Bet­ter off red

Noth­ing beats the taste of a freshly picked home-grown tomato

Warwick Daily News - - GARDEN - with Ma­ree Cur­ran Got a gar­den­ing ques­tion? Email ma­ree@ede­nat­by­

IT’S hard to beat home-grown toma­toes, and now is the time to plant them. There are hun­dreds of va­ri­eties, so you can try a few dif­fer­ent types and see which ones work best for you. Cherry toma­toes are easy to grow, and are a great favourite with kids and those of us who like to graze when in the vegie gar­den. Cherry toma­toes are also dis­ease-re­sis­tant.

Tommy Toe is a large cherry type, some­times the size of an apri­cot. It is vig­or­ous, tall-grow­ing and has sweet fruit.

In 1993, the Dig­gers Seed Com­pany had a tomato taste test. Of­fi­cial tasters in­cluded prom­i­nent chefs, gar­den­ing ex­perts and other in­ter­ested peo­ple. More than 100 toma­toes were tasted, and Tommy Toe came up num­ber one.

It bears fruit for sev­eral months.

Mini Roma is an­other good cherry type. It is pro­duc­tive and dis­ease-re­sis­tant with beau­ti­fully flavoured fruit.

Sweet Bite is a high-yield­ing, early ma­tur­ing cherry va­ri­ety. There are a few va­ri­eties that have a cas­cad­ing habit, which makes them great for hang­ing bas­kets – Tum­bling Red and Cherry Foun­tains work well.

Ra­pun­zel is a fairly new va­ri­ety that pro­duces masses of de­li­cious cherry-sized fruit on trusses that can be more than a me­tre long. It is spec­tac­u­lar.

If you don’t want a cherry type, you could try Grosse Lisse, which is a vig­or­ous grower bred in Aus­tralia.

It has adapted to hu­mid weather and has plenty of well-flavoured large, red fruit over a long bear­ing pe­riod.

Pot Prize is a smaller grower, per­fect for con­tainer grow­ing. Not all toma­toes pro­duce red fruit.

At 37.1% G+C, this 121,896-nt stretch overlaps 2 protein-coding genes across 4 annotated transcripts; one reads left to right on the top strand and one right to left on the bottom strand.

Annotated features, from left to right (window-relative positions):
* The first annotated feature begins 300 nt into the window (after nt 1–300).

Look out for Tigerella, which pro­duces small- to medium-sized sweet and tangy red fruit with yel­low stripes.

Black Rus­sian bears small to medium richly flavoured, dark pur­ple fruit.

Toma­toes need an open po­si­tion with sun at least half of the day.

Do not grow them in the same po­si­tion year after year, as this can lead to dis­ease in the soil which will kill your plants.

Of course, if you are plant­ing in con­tain­ers, use a pre­mium pot­ting mix. And re­place the mix ev­ery time you plant a new crop.

Plant seedlings deeply to en­cour­age a strong root sys­tem. Th­ese plants are go­ing to bear heavy crops, and the weight of all that fruit is go­ing to need plenty of sup­port.

Un­less you are grow­ing one of the com­pact types, po­si­tion a sturdy stake at plant­ing time to help to sup­port the loads of fruit that your plants will pro­duce.

As the plant grows, tie it gen­tly to the stake. You can nip out the top of the plant when it reaches the top of the stake and let it con­cen­trate on pro­duc­ing fruit.

Good com­pan­ion plants for toma­toes in­clude basil, oregano, pars­ley, car­rots, marigolds, cel­ery, gera­ni­ums, petu­nias, nas­tur­tium, bor­age, onions and chives.

Keep corn, fen­nel, peas, dill, pota­toes, beetroot, bras­si­cas (such as broc­coli and cab­bage) and rose­mary away from toma­toes.

Feed with an or­ganic fer­tiliser that is high in potas­sium to en­cour­age flower and fruit.

Make sure that you wa­ter con­sis­tently to avoid blos­som end rot and fruit split­ting. If pos­si­ble, wa­ter in the morn­ing, avoid­ing the fo­liage, to help keep fun­gal dis­eases at bay.


◗ The Ra­pun­zel tomato.

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